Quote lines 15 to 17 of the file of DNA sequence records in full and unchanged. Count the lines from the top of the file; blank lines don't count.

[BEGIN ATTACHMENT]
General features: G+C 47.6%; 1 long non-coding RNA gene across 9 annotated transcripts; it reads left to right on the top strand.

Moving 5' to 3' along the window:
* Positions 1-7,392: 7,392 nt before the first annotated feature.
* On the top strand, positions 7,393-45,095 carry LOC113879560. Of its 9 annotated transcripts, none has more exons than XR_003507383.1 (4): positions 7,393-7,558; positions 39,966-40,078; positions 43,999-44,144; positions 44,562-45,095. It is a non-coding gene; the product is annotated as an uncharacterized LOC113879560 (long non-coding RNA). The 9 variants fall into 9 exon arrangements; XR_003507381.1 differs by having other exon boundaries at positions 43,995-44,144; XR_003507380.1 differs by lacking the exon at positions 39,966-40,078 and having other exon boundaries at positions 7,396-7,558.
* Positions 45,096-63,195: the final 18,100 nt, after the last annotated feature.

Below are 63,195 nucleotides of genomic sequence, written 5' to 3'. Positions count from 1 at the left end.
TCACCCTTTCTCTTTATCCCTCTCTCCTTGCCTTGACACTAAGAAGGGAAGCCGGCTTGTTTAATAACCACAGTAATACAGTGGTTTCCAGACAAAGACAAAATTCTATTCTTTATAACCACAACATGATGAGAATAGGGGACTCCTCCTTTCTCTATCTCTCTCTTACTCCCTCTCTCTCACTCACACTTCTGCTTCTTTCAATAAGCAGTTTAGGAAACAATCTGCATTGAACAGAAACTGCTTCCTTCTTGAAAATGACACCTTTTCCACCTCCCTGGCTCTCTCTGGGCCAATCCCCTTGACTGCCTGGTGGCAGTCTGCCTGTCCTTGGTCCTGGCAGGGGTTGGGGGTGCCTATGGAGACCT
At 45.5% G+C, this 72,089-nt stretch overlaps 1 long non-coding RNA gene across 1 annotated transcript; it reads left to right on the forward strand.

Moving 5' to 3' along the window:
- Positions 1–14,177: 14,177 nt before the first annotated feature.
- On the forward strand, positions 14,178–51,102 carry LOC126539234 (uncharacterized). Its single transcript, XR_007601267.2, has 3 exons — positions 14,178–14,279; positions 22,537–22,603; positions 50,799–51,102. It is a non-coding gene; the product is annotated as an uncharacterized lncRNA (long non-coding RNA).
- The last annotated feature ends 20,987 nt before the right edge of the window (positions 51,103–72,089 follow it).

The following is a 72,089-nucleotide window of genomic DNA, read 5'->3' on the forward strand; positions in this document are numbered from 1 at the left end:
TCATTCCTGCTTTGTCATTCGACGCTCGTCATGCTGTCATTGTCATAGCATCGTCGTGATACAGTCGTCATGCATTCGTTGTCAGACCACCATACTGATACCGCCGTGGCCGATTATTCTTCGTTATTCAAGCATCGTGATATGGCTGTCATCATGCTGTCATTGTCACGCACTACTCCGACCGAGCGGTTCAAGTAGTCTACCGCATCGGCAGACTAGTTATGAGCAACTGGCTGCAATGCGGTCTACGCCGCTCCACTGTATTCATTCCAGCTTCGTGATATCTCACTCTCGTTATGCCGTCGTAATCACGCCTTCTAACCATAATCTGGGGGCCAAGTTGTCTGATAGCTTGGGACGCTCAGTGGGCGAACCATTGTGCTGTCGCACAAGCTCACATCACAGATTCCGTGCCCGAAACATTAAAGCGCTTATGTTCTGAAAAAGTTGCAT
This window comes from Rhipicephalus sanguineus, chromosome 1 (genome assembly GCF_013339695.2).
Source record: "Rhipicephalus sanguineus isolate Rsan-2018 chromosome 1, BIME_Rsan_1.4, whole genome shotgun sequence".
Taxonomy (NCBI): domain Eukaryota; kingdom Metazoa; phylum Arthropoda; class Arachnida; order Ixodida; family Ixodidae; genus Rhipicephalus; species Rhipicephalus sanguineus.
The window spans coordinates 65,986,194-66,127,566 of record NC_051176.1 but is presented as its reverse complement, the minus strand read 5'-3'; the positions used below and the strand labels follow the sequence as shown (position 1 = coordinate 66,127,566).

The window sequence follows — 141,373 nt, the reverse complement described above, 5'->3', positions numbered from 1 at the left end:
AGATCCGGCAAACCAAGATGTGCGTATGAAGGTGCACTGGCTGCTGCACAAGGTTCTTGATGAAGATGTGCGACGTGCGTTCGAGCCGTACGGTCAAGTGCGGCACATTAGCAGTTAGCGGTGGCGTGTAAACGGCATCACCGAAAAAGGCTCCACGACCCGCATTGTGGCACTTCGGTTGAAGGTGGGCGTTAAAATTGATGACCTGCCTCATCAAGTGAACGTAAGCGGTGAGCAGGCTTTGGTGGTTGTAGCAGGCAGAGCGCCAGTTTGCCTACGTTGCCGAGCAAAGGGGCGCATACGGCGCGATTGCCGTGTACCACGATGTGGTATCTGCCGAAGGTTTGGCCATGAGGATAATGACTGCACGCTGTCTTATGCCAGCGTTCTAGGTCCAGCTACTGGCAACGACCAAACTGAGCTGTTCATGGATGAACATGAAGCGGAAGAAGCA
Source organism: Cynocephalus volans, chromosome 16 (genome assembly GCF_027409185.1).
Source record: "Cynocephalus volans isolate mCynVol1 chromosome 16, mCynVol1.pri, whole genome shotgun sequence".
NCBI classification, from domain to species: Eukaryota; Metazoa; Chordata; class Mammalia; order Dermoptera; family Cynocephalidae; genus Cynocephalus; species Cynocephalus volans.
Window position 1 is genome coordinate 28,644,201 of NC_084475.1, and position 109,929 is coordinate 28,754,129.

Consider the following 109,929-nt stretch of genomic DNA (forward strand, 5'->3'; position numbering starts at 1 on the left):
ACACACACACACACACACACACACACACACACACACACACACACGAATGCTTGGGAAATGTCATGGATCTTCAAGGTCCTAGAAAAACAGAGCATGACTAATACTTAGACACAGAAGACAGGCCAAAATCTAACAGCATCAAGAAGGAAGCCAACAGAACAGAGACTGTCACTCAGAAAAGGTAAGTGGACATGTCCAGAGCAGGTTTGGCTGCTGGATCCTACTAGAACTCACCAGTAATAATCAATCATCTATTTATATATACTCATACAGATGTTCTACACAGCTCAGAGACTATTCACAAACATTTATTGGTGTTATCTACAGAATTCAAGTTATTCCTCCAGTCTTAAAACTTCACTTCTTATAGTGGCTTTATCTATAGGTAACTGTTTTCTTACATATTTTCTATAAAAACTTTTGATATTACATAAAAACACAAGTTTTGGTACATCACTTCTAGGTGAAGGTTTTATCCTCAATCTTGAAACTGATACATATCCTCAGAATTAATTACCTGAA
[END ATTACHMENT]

This window comes from Rhipicephalus sanguineus, chromosome 1 (genome assembly GCF_013339695.2).
Source record: "Rhipicephalus sanguineus isolate Rsan-2018 chromosome 1, BIME_Rsan_1.4, whole genome shotgun sequence".
Taxonomy (NCBI): domain Eukaryota; kingdom Metazoa; phylum Arthropoda; class Arachnida; order Ixodida; family Ixodidae; genus Rhipicephalus; species Rhipicephalus sanguineus.